Entities may want to consider establishing a baseline when setting up these application and system accounts including the following as applicable to the organization:

  • Making sure that the account is not a member of a privileged group such as domain administrators, local administrators, or root.
  • Restricting which computers the account can be used on.
  • Restricting hours of use.
  • Removing any additional settings like VPN access and remote access.

7.2.5.1 All access by application and system accounts and related access privileges are reviewed as follows: • Periodically (at the frequency defined in the entity’s targeted risk analysis) • The application/system access remains appropriate for the function being performed • Any inappropriate access is addressed • Management acknowledges that access remains appropriate

Regular review of access rights helps to detect excessive access rights remaining after system functions change, or other application or system modifications occur. If excessive rights are not removed when no longer needed, they may be used by malicious users for unauthorized access.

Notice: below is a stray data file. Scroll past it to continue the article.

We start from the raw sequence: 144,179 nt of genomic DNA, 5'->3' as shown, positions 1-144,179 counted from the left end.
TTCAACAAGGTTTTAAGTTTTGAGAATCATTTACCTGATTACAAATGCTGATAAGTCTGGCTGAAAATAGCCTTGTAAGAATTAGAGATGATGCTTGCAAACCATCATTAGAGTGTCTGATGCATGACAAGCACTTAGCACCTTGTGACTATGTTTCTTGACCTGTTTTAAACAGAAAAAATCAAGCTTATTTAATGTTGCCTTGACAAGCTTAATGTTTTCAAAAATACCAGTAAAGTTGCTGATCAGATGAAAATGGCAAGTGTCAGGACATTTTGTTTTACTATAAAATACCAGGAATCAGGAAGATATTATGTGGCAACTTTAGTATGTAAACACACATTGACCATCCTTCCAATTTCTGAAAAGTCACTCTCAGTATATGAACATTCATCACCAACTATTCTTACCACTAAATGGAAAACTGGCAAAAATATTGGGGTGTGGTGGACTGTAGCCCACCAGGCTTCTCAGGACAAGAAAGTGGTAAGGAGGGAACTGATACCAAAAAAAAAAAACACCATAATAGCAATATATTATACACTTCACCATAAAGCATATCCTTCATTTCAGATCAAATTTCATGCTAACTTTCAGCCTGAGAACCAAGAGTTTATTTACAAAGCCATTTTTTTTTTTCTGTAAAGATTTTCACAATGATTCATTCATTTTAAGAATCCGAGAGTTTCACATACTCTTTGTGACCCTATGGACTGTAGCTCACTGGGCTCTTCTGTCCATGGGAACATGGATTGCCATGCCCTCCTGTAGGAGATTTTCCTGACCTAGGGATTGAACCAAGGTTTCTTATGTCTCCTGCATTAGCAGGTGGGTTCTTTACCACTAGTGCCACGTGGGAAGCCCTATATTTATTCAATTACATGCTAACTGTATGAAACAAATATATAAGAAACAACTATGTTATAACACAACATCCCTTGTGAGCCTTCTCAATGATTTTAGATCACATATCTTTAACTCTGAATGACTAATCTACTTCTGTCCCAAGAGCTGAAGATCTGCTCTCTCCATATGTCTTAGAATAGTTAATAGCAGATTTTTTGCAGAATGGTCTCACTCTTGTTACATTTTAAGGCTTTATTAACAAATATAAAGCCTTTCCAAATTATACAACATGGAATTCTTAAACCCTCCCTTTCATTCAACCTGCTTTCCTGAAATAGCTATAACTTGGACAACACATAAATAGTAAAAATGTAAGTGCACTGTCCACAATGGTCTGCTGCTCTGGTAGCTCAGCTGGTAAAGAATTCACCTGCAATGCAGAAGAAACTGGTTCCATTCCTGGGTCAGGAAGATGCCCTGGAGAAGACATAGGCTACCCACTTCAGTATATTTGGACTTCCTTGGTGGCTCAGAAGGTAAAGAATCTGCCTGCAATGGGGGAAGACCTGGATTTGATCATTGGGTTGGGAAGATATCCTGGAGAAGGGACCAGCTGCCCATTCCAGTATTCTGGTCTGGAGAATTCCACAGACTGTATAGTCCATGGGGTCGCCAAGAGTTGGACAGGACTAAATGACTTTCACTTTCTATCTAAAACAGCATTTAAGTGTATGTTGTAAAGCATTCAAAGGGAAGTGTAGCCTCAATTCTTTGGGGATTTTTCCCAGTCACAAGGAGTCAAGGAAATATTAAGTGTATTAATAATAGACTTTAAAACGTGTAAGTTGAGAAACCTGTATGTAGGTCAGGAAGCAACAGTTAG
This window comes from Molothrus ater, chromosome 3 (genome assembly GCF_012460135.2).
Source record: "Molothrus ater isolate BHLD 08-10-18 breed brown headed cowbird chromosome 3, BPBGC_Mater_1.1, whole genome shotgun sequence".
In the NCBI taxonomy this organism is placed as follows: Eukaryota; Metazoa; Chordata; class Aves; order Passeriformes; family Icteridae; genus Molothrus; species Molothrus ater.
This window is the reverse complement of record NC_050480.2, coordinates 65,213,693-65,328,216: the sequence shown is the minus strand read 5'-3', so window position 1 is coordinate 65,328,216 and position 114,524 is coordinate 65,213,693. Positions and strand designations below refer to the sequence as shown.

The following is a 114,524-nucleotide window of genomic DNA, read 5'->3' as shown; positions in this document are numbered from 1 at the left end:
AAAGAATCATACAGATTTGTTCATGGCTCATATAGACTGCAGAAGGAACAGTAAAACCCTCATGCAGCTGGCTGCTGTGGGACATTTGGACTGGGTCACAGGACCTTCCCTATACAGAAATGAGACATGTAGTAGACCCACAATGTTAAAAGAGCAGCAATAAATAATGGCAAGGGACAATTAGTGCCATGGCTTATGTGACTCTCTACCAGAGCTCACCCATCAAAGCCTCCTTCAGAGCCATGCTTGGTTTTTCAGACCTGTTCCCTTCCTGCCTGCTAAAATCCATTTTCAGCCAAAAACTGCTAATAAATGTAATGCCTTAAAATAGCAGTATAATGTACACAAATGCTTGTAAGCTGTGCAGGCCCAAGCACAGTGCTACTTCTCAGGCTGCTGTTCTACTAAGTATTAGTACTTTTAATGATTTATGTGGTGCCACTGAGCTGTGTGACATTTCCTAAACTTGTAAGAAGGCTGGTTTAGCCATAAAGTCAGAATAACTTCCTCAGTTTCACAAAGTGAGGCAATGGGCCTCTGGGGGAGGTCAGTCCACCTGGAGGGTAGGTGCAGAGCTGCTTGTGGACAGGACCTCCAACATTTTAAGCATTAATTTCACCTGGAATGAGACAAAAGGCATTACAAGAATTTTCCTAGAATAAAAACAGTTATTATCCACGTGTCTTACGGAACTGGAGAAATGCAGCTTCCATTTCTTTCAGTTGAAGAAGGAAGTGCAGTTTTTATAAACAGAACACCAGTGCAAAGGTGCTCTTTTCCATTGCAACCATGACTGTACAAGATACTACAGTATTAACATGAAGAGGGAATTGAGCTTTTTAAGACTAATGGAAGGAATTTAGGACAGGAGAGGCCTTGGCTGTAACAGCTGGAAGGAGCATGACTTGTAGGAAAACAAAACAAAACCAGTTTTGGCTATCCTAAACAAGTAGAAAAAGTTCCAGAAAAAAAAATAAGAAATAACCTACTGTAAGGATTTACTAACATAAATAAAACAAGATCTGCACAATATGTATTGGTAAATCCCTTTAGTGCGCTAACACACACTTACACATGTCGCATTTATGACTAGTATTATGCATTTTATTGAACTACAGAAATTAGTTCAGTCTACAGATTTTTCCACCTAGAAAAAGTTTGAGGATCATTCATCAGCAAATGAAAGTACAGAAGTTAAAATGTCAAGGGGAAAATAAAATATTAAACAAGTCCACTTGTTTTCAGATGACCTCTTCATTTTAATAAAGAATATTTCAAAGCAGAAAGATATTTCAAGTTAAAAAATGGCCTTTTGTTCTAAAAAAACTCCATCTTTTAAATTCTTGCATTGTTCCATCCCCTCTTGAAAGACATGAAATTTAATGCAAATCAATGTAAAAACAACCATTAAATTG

7.2.6 All user access to query repositories of stored cardholder data is restricted as follows: • Via applications or other programmatic methods, with access and allowed actions based on user roles and least privileges • Only the responsible administrator(s) can directly access or query repositories of stored CHD

Typical user actions include moving, copying, and deleting data. Also consider the scope of privilege needed when granting access. For example, access can be granted to specific objects such as data elements, files, tables, indexes, views, and stored routines. Granting access to repositories of cardholder data should follow the same process as all other granted access, meaning that it is based on roles, with only the privileges assigned to each user that are needed to perform their job functions.